The BioGeek Memoirs: Swallowtail and Ash

September 1st. I woke up this morning to the sound of geese flying over the house, honking away as they crossed just above the treetops. It is a bright blue day here in Colorado where I live, and the garden and the lawn are recovering after the extreme heat of the last two months. The robins are now gone, and there is just one bunny left in my yard. The fall plants are getting ready to bloom, the first golden leaves are appearing on the locust trees, and the end of summer is upon me.

The stonecrop is starting to bloom, the viburnum berries are turning red, and the last columbine blooms of the season are appearing in the cooler weather.

Monday was an exciting day for the cats as I had the ash tree out front pruned. The tree was damaged in an early heavy snowfall, and I wanted to make sure it was given every opportunity to flourish in the aftermath of losing several limbs.

I love that ash tree! I have it treated for ash borers every year (the emerald ash borer just arrived in my area of Colorado… not good news for ash trees!), and last year I even had it deep watered during the winter to protect it from drought damage. It puts shade onto my house, is an essential component of squirrel route one over the house, and serves as food for one of my favorite butterflies…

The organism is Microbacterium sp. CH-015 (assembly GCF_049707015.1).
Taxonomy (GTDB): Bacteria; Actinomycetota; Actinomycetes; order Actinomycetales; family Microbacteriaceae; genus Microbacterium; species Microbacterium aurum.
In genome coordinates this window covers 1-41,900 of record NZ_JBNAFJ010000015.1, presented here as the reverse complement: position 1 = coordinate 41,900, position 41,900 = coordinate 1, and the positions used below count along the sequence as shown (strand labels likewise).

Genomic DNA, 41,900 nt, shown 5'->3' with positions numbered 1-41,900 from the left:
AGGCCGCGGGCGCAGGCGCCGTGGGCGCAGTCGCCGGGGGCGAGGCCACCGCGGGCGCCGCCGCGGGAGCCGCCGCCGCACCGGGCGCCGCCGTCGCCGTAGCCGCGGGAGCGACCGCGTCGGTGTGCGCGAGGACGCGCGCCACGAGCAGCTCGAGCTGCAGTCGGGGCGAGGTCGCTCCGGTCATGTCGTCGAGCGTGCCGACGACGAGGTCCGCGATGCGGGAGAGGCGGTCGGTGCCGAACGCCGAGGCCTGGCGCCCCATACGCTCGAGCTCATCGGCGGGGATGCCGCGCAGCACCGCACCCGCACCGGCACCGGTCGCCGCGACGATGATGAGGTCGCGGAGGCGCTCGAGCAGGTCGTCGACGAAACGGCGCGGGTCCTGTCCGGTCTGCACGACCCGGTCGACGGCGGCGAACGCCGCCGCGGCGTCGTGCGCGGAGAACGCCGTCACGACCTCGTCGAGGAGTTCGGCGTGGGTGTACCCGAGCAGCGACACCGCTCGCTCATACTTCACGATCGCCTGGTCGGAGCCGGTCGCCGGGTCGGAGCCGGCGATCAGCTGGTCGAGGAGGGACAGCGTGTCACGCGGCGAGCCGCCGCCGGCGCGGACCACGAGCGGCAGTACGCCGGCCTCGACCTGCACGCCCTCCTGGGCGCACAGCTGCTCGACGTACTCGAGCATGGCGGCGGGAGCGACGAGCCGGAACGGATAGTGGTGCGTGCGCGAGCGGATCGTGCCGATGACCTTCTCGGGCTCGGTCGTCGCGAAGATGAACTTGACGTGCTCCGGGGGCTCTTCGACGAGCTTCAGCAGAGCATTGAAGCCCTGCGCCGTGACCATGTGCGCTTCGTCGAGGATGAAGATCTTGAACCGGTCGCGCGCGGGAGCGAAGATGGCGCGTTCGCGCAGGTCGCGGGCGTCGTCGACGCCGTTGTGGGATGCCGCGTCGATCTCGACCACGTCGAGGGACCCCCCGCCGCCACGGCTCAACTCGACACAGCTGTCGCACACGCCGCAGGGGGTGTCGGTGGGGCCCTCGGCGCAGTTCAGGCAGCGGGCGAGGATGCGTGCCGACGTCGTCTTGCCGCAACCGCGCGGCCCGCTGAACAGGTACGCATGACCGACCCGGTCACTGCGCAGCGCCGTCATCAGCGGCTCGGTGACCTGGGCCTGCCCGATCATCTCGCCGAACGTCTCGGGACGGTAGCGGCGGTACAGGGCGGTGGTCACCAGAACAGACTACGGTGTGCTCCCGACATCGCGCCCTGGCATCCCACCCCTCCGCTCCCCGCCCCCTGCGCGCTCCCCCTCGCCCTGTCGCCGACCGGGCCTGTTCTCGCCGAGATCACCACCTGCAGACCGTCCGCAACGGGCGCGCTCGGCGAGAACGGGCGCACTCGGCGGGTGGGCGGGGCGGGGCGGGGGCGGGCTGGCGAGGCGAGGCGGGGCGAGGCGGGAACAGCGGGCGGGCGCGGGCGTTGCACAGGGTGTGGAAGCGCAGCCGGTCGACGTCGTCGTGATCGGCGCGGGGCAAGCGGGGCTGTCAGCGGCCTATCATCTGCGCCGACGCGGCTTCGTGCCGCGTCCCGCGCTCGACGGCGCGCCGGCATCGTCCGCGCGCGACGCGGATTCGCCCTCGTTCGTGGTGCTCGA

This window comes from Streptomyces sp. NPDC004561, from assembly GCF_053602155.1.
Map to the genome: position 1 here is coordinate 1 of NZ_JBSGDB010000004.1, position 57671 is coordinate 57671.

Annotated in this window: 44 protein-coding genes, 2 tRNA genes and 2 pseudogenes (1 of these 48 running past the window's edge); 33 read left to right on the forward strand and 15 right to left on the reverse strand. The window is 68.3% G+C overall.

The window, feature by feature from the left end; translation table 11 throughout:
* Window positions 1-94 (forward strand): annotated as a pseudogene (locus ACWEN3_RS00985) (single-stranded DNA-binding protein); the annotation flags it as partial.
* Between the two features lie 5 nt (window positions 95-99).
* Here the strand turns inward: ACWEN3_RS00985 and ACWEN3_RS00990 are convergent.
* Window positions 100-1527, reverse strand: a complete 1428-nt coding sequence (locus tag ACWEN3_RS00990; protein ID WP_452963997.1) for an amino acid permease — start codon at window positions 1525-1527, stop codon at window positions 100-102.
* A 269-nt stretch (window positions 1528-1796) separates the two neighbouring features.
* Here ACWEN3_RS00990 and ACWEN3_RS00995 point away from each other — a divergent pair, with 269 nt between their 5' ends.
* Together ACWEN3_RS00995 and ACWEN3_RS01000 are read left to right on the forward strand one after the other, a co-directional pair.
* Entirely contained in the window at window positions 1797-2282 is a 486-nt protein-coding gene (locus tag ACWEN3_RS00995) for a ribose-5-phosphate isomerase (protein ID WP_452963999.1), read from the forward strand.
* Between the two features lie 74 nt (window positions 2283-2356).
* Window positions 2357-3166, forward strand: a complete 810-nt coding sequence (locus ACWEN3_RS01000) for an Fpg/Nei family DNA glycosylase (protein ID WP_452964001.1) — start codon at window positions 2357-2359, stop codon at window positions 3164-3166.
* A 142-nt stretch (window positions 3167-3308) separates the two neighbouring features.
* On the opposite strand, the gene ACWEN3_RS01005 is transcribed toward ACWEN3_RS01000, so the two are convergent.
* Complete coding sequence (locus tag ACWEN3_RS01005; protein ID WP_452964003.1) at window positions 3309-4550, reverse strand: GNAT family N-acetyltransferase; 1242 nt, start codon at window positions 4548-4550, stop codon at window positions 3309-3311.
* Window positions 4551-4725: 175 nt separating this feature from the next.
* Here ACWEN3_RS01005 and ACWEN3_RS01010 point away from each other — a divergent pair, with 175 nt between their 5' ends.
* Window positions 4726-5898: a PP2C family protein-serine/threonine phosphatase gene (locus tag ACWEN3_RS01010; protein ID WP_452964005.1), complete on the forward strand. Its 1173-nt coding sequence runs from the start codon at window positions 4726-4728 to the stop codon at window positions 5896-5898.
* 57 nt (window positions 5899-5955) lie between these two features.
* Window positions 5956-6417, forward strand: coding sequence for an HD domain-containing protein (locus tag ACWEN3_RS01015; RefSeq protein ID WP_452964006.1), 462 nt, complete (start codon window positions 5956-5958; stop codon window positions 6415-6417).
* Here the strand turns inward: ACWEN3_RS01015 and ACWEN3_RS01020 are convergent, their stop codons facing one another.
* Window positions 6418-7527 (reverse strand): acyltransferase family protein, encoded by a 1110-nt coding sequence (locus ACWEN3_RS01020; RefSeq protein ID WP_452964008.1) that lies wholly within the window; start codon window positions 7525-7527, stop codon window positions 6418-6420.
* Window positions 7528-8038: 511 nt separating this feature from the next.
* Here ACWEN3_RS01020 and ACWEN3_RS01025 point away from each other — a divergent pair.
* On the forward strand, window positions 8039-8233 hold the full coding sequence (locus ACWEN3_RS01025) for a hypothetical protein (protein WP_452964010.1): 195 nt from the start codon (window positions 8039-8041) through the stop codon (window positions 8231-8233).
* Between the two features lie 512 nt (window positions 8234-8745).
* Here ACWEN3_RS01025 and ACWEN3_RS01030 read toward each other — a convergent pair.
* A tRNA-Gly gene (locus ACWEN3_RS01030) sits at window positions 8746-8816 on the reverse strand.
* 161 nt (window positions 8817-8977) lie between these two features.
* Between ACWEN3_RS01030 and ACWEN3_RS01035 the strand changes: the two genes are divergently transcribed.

Swallowtails! Here they are feeding on my butterfly bush’s blooms.

Swallowtails are big butterflies! They are so big (they don’t hold still long enough for me to measure, but they are like 3-4 inches…) you can sometimes hear them flapping as they head across the yard, darting to and fro as they check out the various blooms in the area. They are much faster and more robust than your usual butterfly, so they are hard to grab a shot of if they don’t settle down onto a flower to snack on some nectar. They love my butterfly bushes, so I planted more last year hoping to lure them to the yard. I also left the stump of an ash tree that I lost a few years ago in the back yard, too.

This is what is left over from my lost ash tree in the back yard.

Okay, I am a geek for sure. I didn’t cut back the suckers from the stump so it would grow into a shrub with enticing ash leaves for swallowtails to lay eggs on. The shrub is also important shade for baby bunnies, but that is another issue. All that lawn damage around the shrub is from the bunnies eating the grass down to the dirt, and then rolling around in the dirt, and then doing a little digging on the side, but… this is a post about butterflies so I will move on.

Bunny: you should just move on… by the way, do you notice how cute I am?

Several times this summer I saw swallowtails in the ash shrub. Yay! The ash tree isn’t food for the butterflies, but rather food for the developing larvae from the eggs that the butterfly lays on the leaves. It is my hope that there were some eggs laid in there that will lead to new swallowtails in the spring next year. I haven’t seen any of the caterpillars, but something has been munching on the leaves…